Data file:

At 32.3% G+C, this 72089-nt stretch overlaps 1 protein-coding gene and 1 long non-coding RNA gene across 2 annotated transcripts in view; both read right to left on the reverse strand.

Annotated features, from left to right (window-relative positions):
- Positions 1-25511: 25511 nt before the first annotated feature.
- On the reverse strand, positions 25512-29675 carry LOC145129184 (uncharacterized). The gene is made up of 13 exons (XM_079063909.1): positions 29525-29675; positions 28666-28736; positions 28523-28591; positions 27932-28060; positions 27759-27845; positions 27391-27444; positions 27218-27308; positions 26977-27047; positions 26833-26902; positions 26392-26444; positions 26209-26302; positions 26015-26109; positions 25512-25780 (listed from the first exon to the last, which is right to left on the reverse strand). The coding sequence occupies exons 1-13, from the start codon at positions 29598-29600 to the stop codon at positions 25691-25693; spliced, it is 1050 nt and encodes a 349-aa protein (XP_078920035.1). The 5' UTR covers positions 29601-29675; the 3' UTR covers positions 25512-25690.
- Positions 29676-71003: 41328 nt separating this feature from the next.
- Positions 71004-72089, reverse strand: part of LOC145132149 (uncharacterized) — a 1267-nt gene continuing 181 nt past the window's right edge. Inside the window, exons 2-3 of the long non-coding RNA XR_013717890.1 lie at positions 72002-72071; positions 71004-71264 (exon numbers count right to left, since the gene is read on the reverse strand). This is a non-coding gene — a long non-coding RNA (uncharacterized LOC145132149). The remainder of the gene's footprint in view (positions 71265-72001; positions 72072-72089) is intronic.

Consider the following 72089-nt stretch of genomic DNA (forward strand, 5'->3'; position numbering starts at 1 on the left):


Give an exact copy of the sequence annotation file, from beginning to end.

At 32.3% G+C, this 72089-nt stretch overlaps 1 protein-coding gene and 1 long non-coding RNA gene across 2 annotated transcripts in view; both read right to left on the reverse strand.

Annotated features, from left to right (window-relative positions):
- Positions 1-25511: 25511 nt before the first annotated feature.
- On the reverse strand, positions 25512-29675 carry LOC145129184 (uncharacterized). The gene is made up of 13 exons (XM_079063909.1): positions 29525-29675; positions 28666-28736; positions 28523-28591; positions 27932-28060; positions 27759-27845; positions 27391-27444; positions 27218-27308; positions 26977-27047; positions 26833-26902; positions 26392-26444; positions 26209-26302; positions 26015-26109; positions 25512-25780 (listed from the first exon to the last, which is right to left on the reverse strand). The coding sequence occupies exons 1-13, from the start codon at positions 29598-29600 to the stop codon at positions 25691-25693; spliced, it is 1050 nt and encodes a 349-aa protein (XP_078920035.1). The 5' UTR covers positions 29601-29675; the 3' UTR covers positions 25512-25690.
- Positions 29676-71003: 41328 nt separating this feature from the next.
- Positions 71004-72089, reverse strand: part of LOC145132149 (uncharacterized) — a 1267-nt gene continuing 181 nt past the window's right edge. Inside the window, exons 2-3 of the long non-coding RNA XR_013717890.1 lie at positions 72002-72071; positions 71004-71264 (exon numbers count right to left, since the gene is read on the reverse strand). This is a non-coding gene — a long non-coding RNA (uncharacterized LOC145132149). The remainder of the gene's footprint in view (positions 71265-72001; positions 72072-72089) is intronic.

Consider the following 72089-nt stretch of genomic DNA (forward strand, 5'->3'; position numbering starts at 1 on the left):